I am always caught off guard when I hear people say, “I won’t go downtown.” Mostly, I’m taken aback because not going downtown, for me, would be like not going to Chico. As I’ve blathered on more than one occasion in these pages, the city center has been the hub of my local life.
I worked at the Upper Crust Bakery on Main Street for 11 years, followed by 17 years at the CN&R’s former offices on Second Street. Most of the hundreds of rock shows I’ve produced, played or attended have taken place downtown, and most of the food, beer and coffee that I didn’t consume at home was enjoyed in the area as well. I’ve met countless friends for pints at Duffy’s; walked to the B Street patio many Friday nights for cocktails with my wife and dog; and have been known to drop a few cents on one screw or gasket at Collier Hardware when needed.
This isn’t an exercise rosy picture painting. I’m sharing my history with “going downtown” to show that despite the many issues I’ve encountered there over three decades—aggro college dudes coming out of bars, homeless encampments, the closing of beloved businesses, people having sex in public, cover bands in the plaza—I still go downtown. Whatever the issues, I’m not abandoning my town.
There’s no denying that the area is in trouble right now. On a cursory drive down Broadway and Main Streets recently, I counted more than 20 empty spaces. Chico State enrollment is down 17 percent since the COVID-19 pandemic hit. A report submitted to the Chico City Council by the Downtown Chico Business Association (DCBA) shows that downtown sales tax revenue dropped from $2.17 million in 2019 to $1.35 million in 2020, the first year of the pandemic, and was at only $1.58 million for 2021.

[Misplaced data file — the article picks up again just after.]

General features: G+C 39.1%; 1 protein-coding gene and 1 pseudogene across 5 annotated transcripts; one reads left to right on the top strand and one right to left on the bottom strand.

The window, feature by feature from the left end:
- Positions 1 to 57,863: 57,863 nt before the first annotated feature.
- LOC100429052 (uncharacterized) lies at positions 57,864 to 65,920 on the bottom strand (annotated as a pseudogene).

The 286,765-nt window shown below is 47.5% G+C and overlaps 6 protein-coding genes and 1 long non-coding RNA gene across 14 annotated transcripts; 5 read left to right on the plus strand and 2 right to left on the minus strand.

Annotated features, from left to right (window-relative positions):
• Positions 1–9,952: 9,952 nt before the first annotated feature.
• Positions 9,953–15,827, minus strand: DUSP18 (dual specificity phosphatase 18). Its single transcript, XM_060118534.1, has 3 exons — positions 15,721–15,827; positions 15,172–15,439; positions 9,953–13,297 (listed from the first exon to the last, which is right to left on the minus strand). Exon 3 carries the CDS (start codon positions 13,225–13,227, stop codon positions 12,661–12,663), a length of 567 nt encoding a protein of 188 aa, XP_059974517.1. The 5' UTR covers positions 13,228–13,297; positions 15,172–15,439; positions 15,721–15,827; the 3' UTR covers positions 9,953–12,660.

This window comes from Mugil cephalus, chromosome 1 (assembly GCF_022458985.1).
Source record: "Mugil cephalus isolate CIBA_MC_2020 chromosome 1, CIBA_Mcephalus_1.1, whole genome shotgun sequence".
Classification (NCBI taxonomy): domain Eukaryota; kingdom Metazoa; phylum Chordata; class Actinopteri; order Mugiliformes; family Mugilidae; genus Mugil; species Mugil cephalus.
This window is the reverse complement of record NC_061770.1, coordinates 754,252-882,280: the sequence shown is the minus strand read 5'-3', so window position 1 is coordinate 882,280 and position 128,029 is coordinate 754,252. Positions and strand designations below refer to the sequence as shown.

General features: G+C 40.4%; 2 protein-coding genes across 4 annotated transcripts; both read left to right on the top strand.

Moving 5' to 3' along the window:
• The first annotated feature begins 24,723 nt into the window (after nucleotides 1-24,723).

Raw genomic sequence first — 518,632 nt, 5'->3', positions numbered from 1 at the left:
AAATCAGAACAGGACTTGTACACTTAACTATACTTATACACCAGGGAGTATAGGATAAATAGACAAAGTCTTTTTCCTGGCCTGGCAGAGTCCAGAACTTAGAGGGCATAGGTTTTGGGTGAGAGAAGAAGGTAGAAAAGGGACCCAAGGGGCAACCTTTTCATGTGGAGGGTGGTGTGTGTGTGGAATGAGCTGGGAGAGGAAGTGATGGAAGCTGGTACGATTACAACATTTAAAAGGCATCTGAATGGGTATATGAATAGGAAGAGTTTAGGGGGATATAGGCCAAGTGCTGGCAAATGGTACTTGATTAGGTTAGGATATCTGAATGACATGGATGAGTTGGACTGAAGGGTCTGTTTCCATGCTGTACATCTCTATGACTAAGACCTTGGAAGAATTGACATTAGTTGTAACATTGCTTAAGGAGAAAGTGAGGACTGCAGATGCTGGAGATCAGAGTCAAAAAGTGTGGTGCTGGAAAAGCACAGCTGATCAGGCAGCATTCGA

That report was part of a DCBA request for financial support from the city for a “three-year plan to revitalize and bring new focus to Chico’s historical, social and cultural center while promoting the businesses that support the downtown district.”
At the Jan. 17 meeting, the council agreed to award $422,400 in American Rescue Plan funds to the plan, starting with $140,800 for the first year with stipulations for periodic updates to show progress, as well as buy-in from downtown businesses before further funds are released.
At that same meeting, the council approved a motion by Councilman Tom van Overbeek to have staff provide recommendations on potential pedestrian-only zones downtown.
This is all good news. The city should be devoting resources to maintain the health of its core. But you don’t have to wait for any these plans to come fruition to enjoy it. All that “core” stuff is there right now. What downtown needs is you. Just come and things will get better.